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Frum Forum


When Did the Right Get Pro-Obesity?

December 20, 2010

By David Gratzer

While changes to the school lunch program are long overdue, I’ve been critical of the child nutrition bill, in part because it replaces a set of clunky and flawed regulations with a new set of clunky and flawed regulations.

Such criticism seems downright tame compared to the objections raised by some on the right. Passage of the child nutrition bill has evoked a conservative firestorm. A FoxNews segment, as an example, was titled: “Don’t touch my muffins!” There’s a grassroots movement — cleverly titled “My Food. My Choice!” — that’s declared December to be National Bake Sale Month.

And, on the larger issue of obesity, conservative heavyweights Sarah Palin and Rush Limbaugh have scoffed at White House ideas.

Are conservatives beginning to sound on this issue like liberals?

RealClearPolitics columnist Cathy Young notes the parallels between the left and the right on the obesity issue.

The irony, too, is that right-wing griping about the food police can converge uncannily with the left-wing “fat acceptance” movement. This movement champions the idea that fat people are an oppressed group and that disapproval of obesity is bigotry.

Strange bedfellows. Some conservatives grouse about the rising influence of the state — but end up dismissing any policy initiative that would address the obesity epidemic. Liberals, unable to criticize people no matter how pathological their behavior, fall into a similar policy inertia.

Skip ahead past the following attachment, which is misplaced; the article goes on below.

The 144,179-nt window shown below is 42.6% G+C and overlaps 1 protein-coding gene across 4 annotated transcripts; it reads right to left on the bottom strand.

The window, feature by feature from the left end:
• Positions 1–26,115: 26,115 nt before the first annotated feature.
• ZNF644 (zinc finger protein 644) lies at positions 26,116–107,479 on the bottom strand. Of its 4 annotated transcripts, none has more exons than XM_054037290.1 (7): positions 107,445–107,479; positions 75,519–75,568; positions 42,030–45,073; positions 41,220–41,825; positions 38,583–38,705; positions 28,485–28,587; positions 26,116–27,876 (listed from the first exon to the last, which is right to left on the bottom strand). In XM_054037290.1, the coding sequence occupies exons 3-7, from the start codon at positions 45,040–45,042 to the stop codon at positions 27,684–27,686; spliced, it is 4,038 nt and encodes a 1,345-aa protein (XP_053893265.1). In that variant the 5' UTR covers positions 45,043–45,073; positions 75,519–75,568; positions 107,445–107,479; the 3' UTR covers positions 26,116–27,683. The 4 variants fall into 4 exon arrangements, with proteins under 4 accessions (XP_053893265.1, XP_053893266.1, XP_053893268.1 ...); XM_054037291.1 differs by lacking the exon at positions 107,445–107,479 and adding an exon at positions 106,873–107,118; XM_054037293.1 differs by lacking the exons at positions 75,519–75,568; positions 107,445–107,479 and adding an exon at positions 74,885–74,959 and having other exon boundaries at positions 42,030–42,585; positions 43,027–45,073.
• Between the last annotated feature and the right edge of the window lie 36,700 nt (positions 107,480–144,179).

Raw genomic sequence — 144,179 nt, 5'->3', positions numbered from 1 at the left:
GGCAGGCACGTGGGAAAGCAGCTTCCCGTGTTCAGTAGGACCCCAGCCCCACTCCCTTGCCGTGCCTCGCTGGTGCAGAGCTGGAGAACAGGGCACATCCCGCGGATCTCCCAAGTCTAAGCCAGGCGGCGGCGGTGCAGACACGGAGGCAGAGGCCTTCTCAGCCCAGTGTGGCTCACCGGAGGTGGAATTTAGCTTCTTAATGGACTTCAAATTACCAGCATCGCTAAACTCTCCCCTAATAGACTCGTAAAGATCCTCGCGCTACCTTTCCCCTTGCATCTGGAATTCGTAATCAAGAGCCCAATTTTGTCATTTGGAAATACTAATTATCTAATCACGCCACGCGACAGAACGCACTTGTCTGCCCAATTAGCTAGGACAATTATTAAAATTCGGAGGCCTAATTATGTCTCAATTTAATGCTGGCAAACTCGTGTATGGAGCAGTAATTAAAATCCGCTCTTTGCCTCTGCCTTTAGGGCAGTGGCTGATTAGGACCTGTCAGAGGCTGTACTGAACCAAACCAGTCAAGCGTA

That’s not quite to suggest that all conservatives are in the nanny-state-dismissal group; nor are all liberals in the fat-acceptance crowd. Still there are strong voices on both sides of the spectrum with — ironically enough — a similar policy prescription, or lack thereof.

But neither position is particularly thoughtful. There is a role for public policy here — both in what government should be doing (more physical education in our schools, for example) and what it shouldn’t be doing (some agribusiness subsidies). Likewise, while important to remember that life events can lead us to bad life choices, a permissive approach to obesity is as absurd as excusing the smoker for his habit because dad didn’t like to play baseball with him.

For the record, Ms. Young’s column closes with a nice observation:

Conservatives have often argued that, in order for a free society to flourish, individual freedom must be coupled with self-restraint. Perhaps some appreciation of this old-fashioned virtue is just what’s needed in the debate over food and fat.

Original Source:



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